The burning of Burnside continues as Oracle and the Terrible Trio enact the next phase of their plan to ensnare Batgirl. Year of the Villain continues and it looks to spell certain Doom for Batgirl and Frankie!
While I’ve greatly enjoyed the Oracle storyline in the last few issues, I have felt as though the story suffered somewhat when it had to include more nods to the Year of the Villain event. It has occasionally felt like the main plot has taken a bit of a backseat while we get diversions into Luthor’s schemes.
I was very pleased to see this issue juggle both plot lines in a very balanced way, with the Year of the Villain references simply blending in with the general chaos brought about by Oracle’s explosive attack.
Thanks to some handy exposition, it didn’t feel like I needed to have another two books open to follow any of this. Instead, Year of the Villain simply provides an intense background for this story, raising the stakes by tangentially involving Apex Lex.
The real meat of this story involves Frankie’s attempts to reach Barbara and get her help. I’ve mentioned before that I’ve really appreciated this run’s commitment to including the old Burnside supporting cast a little bit more, so it was a thrill to see Frankie showing just how capable she can be, even surprising the rogue Oracle once or twice. Meanwhile, it was interesting to see how quickly Jason Bard spun the attacks into a smear campaign against Batgirl and company, which means his turn to the side of the angels is a little more complex than we’ve been led to believe. Bard’s character development continues to be one of the more intriguing aspects of this storyline.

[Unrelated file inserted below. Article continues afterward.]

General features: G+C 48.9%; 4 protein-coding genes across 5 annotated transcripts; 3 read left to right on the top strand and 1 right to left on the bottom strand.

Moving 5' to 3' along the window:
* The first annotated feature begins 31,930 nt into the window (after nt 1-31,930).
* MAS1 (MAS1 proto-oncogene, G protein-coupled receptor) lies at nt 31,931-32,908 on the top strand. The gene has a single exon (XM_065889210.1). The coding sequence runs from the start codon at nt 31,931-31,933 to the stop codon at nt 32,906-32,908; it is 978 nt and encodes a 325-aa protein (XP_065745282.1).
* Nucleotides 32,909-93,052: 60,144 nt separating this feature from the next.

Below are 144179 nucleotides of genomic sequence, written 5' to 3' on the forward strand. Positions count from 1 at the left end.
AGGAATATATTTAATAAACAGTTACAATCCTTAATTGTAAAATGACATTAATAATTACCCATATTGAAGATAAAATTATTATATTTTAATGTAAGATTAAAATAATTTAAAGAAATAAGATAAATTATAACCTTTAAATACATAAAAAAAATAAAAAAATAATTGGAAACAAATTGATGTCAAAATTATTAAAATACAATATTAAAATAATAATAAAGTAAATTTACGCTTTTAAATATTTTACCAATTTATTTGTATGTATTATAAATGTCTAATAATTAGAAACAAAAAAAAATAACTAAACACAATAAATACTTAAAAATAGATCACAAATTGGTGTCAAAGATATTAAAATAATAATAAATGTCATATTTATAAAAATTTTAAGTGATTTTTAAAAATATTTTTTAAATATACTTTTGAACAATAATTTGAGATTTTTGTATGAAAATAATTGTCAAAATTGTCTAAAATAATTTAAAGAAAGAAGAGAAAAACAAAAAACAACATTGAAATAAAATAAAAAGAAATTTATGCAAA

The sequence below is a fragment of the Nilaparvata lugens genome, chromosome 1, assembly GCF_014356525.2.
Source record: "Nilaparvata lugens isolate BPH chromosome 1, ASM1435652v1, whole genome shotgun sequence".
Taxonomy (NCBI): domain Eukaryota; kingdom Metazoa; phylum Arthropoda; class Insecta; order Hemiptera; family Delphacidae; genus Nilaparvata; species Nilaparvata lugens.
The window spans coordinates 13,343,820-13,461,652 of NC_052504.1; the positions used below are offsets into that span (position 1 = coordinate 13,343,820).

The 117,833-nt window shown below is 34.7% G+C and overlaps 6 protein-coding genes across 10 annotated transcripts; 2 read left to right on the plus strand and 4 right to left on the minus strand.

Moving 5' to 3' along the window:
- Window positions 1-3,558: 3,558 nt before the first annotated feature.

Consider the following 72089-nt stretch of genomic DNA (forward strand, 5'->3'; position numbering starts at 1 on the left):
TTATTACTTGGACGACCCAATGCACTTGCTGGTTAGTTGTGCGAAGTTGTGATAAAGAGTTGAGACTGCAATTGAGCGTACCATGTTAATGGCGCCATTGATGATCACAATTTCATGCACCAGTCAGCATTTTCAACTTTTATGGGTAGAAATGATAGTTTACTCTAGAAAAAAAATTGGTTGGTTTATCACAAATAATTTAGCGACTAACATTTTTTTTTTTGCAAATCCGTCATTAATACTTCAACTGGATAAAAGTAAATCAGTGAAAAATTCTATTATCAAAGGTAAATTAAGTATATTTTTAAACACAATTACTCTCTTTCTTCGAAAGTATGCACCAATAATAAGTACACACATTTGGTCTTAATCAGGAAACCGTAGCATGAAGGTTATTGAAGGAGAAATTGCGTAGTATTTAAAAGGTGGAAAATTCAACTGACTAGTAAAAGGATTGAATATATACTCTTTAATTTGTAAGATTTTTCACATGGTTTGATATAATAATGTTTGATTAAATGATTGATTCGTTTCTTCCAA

The artwork throughout is fantastic, particularly in the ways in which Carmine Di Giandomenico illustrates how Batgirl makes her way through a particular space. The panels are broken up over a larger background that clearly shows Batgirl putting disparate clues together as she gets closer and closer to her target. It’s truly fantastic visual storytelling.
Likewise, the action sequences that break up the issue are well done, with Babs showing how little time she cares to spend on fending off the Trio, lithely hopping over them and moving along. Without spoiling anything specific, there’s also a surprising bit of body horror toward the end that is made even eerier by Jordie Bellaire’s choice of colors.
All in all, this was my favorite installment yet of this storyline. Thanks to Cecil Castellucci’s careful plotting, Batgirl has more to lose than ever before, a threat which ties in nicely to both Year of the Villain and the plot threads that have been building since the beginning of Mairghread Scott’s run.